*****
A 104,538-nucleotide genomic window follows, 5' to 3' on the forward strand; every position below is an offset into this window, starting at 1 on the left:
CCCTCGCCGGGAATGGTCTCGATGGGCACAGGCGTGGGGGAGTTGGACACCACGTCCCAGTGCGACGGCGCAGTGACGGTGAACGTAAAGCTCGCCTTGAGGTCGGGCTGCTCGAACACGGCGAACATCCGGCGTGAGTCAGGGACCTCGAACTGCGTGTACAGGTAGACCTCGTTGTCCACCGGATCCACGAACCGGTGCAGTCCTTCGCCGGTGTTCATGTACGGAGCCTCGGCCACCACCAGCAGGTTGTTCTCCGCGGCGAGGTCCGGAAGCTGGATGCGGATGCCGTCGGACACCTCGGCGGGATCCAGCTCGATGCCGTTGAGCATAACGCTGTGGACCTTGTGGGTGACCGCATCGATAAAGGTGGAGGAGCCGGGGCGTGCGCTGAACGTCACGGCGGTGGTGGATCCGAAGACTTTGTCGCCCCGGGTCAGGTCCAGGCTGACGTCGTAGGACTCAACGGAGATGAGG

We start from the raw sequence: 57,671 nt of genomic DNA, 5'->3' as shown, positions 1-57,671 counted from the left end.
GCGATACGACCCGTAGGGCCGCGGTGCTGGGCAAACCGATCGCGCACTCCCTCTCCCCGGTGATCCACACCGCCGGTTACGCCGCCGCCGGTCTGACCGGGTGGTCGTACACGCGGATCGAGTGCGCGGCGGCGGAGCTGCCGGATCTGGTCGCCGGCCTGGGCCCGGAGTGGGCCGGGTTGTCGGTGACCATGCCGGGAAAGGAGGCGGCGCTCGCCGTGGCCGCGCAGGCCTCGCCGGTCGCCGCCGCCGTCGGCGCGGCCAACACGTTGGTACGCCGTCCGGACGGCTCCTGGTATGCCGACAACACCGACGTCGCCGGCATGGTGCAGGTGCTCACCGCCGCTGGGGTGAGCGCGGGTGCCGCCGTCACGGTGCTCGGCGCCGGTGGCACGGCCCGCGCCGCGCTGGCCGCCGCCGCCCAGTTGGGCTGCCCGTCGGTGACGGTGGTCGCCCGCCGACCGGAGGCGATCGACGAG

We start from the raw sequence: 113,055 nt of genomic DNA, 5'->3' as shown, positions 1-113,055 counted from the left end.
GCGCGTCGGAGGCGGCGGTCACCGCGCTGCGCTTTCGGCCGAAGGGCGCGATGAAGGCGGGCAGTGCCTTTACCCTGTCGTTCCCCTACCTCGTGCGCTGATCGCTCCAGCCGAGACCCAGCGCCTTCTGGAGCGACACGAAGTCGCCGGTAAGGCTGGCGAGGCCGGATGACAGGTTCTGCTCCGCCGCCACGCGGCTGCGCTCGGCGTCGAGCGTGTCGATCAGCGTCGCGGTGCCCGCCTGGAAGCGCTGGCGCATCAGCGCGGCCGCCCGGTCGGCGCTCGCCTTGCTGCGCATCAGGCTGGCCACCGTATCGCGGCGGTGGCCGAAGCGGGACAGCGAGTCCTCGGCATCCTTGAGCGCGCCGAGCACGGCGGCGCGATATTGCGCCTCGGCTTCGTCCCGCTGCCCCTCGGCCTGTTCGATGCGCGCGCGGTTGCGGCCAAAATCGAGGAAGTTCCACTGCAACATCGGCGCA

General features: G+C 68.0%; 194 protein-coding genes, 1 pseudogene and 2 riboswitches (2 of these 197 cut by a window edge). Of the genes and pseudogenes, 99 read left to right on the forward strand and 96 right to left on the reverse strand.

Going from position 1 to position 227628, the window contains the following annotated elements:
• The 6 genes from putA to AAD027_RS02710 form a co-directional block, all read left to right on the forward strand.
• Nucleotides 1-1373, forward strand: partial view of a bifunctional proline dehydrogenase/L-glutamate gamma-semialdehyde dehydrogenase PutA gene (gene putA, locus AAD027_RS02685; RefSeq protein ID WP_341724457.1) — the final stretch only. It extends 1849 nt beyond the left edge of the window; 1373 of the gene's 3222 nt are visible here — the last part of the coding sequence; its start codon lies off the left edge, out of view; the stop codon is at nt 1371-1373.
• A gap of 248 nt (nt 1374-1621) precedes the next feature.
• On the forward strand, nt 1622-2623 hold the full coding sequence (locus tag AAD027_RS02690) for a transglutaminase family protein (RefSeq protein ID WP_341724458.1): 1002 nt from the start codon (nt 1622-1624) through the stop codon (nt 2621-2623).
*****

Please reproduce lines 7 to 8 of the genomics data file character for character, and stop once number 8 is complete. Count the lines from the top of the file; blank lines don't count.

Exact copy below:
General features: G+C 68.0%; 194 protein-coding genes, 1 pseudogene and 2 riboswitches (2 of these 197 cut by a window edge). Of the genes and pseudogenes, 99 read left to right on the forward strand and 96 right to left on the reverse strand.

Going from position 1 to position 227628, the window contains the following annotated elements: